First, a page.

There is a huge gap between being able to apply the basics of physics practically in the laboratory setting and the technical know-how needed in the industry. We would like to narrow down this gap so students could easily assimilate in the industry.

In the lab, we always try to assume ideas large-scale systems and if we encounter slight deviations, we account these to system imperfections within acceptable limits. In the various semiconductor industries where mass production prevails, they’re going for cheaper and smaller but maintain the same level of quality all throughout the production – slight deviations mean big business losses.

Nanotechnology is one of the most popular marketing terms lately. This refers to the technology on very small devices. If you can imagine your head to be as big as the Earth, objects in the nanoscale would be in the range of the size of a golf ball to the size of a car. In this age of information technology, readily accessible knowledge makes one very powerful. With nanotechnology, 4.5 million books could be stored in a hard drive as small as an average man’s wallet. Imagine that instead of trying to fit millions of real books in your pocket!

Everything is just getting smaller and smaller. At Hitachi Global Storage Technologies (HGST) they make these hard disk drives (or simply just “hard drives”) and equip them with devices called magnetic read/white heads that “writes” the information on magnetic material and retrieves the stores information again into something that you can read or process. For the magnetic read/write heads to be able to write on store a huge amount of info, they also have to be incredibly small. In fact, these devices have sub-nanometer features (less than one nanometer or up to 10 Angstroms).

For this project, we collaborated with HGST and engineers from TIP to (1) learn to measure these sub-nanometer features in the read/write heads; (2) detect and determine damage to these sub-nanometer features by using a non-destructive optical technique; and (3) detect the very soft acoustic emissions that this nanoscale device makes when it operates. All these were done using instruments that we have at the NIP and TIP. Now these objectives might seem easy to you but the fact that they re in a very very small scale makes it an incredibly difficult feat. Before we could even start working on the main objectives of the project, considerable time and effort were used to qualify the instruments and skills of the operators. Through repeated consultations with the HGST experts, we were able to achieve industry-level competency with the use of the instruments and carry on with the experiments.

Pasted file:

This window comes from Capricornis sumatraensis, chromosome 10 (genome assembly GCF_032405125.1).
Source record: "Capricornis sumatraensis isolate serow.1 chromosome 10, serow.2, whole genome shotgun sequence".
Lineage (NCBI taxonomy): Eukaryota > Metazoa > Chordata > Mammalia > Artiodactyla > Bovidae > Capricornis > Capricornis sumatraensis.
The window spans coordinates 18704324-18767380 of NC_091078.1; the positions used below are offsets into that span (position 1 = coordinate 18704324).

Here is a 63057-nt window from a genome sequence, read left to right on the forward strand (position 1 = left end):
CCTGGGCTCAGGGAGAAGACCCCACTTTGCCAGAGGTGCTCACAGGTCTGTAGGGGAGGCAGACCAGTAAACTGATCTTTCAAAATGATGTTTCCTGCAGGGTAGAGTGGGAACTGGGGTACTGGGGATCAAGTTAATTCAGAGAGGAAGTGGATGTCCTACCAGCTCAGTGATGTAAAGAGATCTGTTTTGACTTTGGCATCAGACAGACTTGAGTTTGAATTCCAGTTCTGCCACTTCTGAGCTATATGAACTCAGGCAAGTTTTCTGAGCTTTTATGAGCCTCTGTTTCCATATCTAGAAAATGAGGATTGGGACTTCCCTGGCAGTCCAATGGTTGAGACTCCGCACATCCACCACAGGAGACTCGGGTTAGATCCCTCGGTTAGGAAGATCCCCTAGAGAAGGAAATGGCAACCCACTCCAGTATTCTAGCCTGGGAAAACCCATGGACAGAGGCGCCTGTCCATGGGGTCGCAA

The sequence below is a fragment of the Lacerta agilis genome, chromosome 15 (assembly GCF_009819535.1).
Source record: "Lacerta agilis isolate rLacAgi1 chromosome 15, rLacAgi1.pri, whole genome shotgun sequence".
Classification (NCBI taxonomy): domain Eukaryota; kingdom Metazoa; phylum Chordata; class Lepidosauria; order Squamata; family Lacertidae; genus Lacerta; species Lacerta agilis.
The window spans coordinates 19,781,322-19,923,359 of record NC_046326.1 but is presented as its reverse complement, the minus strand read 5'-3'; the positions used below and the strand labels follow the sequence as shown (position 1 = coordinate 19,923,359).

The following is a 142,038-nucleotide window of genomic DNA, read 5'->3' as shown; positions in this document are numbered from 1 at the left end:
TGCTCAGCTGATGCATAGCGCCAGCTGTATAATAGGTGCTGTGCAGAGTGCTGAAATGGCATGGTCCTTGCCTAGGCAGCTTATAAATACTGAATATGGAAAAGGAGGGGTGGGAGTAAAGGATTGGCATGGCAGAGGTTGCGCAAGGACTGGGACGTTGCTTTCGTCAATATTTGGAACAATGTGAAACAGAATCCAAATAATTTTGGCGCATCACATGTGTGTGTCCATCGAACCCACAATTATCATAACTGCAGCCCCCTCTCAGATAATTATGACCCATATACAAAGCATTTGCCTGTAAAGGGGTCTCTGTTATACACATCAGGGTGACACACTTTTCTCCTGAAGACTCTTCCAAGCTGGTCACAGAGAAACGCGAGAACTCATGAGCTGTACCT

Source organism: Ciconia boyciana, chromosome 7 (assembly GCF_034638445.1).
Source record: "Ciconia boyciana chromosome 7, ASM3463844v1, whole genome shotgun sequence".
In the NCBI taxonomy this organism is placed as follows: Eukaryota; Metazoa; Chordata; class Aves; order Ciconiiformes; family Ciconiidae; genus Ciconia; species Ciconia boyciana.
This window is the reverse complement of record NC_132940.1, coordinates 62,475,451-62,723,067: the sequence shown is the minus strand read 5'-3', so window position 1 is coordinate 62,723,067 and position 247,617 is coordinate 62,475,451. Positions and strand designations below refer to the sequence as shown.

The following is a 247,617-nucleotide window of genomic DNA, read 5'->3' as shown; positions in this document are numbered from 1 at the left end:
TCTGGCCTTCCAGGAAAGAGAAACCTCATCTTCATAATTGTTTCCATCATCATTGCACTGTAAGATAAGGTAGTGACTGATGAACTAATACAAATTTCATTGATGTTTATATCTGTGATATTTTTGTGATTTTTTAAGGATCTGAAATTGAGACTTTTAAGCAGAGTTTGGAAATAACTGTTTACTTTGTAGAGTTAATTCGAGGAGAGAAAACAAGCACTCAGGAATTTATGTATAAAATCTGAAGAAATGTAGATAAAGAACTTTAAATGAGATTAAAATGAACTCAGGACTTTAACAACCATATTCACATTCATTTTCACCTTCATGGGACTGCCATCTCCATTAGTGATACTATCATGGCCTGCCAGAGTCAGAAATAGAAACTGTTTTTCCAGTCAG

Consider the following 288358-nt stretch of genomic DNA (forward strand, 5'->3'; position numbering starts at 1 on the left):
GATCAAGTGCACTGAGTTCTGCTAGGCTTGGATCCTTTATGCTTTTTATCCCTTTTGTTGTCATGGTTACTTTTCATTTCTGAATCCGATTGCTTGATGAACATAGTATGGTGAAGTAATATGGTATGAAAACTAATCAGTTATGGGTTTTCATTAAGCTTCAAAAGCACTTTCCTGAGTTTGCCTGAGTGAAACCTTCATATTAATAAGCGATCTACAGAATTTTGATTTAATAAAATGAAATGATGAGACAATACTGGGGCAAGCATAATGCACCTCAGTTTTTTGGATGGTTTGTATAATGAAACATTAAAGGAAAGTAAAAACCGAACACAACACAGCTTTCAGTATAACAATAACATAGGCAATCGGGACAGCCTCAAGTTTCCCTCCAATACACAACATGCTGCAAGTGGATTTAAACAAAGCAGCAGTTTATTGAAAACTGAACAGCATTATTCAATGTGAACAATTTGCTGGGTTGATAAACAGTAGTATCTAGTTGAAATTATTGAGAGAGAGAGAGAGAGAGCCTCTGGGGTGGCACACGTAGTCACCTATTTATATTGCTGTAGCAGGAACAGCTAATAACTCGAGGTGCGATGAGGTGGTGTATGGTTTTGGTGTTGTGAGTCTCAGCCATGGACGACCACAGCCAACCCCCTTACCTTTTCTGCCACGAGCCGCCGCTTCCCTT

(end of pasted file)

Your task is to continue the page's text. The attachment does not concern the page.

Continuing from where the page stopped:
To measure the sub-nanometer features on the read-heads, we used an instrument called the atomic force microscope (AFM). This instrument works by tracking how much a nano-sized tip is deflected when it approaches a surface. Since we are at the nanoscale, forces between materials are more pronounced. The tip works like small fingers trying to trace the shape of the surface of the read-heads. Through this, we were able to track changes in the dimensions of the read-heads as we mimic conditions for the device in operation.

On the surface of the read/write heads in an overcoat made from diamond-like carbon (DLC). DLC is a very hard material that protects the device from repeated use. However, after some time, depending on the conditions of use, this overcoat would eventually wear out. This damage on the surface of the read/write heads was detected using a non-destructive optical technique called Raman spectroscopy. This technique works on the principle that different materials scatter light differently, i.e., we won’t be able to see the signature Raman spectra for DLC in those regions were the overcoat has worn off. This analysis helps HGST engineers in determining how the device is damaged for different conditions of use of the hard drives.

Sounds from nanoscale devices in operation (acoustic emission) are so weak that a barely inaudible whisper seems like someone shouting over a megaphone next to it. Nevertheless, the sounds they make are important in determining if the device inside are working well without having to take it apart. Extremely sensitive acoustic emission sensors were used to listen to the characteristic sound of certain stages of operation of the device. Despite this, the resulting data still looks like noise but the engineers from TIP were able to use signal analysis to process the noisy data and acquire the characteristic frequencies for different device conditions.

Through this project, we were able to demonstrate a viable process to narrow the gap and complement the knowledge gained in the academe and that which is needed by the industry.


Written by:
Dr. Arnel Salvador
University of the Philippines Diliman

Published by:
Department of Science and Technology-Science and Technology Information Institute (DOST-STII)